David Bourget (Western Ontario)
David Chalmers (ANU, NYU)
Rafael De Clercq
Ezio Di Nucci
Jack Alan Reynolds
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In Rahul Banerjee & Bikas Chakrabarti (eds.), [Book Chapter] (in Press). Elsevier (2007)
Modern consciousness studies are in a healthy state, with many progressive empirical programmes in cognitive science, neuroscience and related sciences, using relatively conventional third-person research methods. However not all the problems of consciousness can be resolved in this way. These problems may be grouped into problems that require empirical advance, those that require theoretical advance, and those that require a re-examination of some of our pre-theoretical assumptions. I give examples of these, and focus on two problems—what consciousness is, and what consciousness does—that require all three. In this, careful attention to conscious phenomenology and finding an appropriate way to relate first-person evidence to third-person evidence appears to be central to progress. But we may also need to re-examine what we take to be “natural facts” about the world, and how we can know them. The same appears to be true for a trans-cultural understanding of consciousness that combines classical Indian phenomenological methods with the third-person methods of Western science.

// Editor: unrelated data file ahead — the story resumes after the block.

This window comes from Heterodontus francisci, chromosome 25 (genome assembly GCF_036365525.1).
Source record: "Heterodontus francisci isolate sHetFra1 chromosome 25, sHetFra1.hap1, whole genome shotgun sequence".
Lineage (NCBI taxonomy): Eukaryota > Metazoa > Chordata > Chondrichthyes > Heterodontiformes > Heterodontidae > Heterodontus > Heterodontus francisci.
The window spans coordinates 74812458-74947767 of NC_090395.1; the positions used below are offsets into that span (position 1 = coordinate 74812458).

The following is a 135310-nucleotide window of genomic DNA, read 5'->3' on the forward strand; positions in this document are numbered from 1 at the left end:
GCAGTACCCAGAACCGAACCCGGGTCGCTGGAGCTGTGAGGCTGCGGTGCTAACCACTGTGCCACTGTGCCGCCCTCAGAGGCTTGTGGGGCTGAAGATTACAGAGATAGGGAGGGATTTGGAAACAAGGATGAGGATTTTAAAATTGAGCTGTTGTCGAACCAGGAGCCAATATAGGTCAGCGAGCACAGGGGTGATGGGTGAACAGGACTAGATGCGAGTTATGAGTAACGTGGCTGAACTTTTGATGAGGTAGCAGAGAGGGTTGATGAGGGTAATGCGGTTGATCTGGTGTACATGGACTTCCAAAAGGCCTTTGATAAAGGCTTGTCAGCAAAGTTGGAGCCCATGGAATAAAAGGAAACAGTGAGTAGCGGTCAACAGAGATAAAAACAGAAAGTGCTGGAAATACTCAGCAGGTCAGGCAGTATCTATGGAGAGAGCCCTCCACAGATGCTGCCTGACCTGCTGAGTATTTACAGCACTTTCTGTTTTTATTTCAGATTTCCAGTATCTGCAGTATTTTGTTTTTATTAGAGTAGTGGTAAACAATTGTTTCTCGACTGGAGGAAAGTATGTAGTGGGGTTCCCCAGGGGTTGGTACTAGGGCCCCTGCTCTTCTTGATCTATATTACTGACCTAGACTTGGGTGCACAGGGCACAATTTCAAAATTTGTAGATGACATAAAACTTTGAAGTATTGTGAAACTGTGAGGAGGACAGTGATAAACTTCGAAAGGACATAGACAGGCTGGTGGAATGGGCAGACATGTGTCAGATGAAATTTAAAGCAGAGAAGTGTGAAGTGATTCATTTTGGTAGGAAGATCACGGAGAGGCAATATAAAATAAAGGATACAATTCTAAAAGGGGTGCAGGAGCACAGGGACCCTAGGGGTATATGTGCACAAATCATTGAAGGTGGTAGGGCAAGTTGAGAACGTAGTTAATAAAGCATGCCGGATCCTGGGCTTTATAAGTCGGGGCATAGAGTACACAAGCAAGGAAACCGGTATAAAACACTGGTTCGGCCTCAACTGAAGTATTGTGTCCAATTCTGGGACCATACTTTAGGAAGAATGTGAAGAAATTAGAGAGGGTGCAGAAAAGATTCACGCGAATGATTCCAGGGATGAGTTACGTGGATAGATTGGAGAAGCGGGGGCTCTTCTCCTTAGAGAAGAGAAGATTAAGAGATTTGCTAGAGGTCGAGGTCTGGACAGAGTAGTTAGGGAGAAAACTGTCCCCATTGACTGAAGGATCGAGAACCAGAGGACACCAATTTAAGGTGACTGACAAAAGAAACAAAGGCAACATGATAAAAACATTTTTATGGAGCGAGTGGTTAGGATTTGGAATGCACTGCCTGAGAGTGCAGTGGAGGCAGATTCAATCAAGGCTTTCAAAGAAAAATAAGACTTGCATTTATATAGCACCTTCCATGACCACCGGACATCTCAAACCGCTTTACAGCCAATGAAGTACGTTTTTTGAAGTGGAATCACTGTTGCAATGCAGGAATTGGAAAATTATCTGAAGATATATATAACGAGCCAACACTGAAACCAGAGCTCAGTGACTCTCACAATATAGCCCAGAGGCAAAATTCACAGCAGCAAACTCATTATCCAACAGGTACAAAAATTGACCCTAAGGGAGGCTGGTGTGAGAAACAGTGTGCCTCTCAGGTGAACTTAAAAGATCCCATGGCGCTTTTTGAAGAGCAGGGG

|Keywords||hard problem easy problem first person third person phenomenology dualism reductionism reflexive monism causal problem natural fact|
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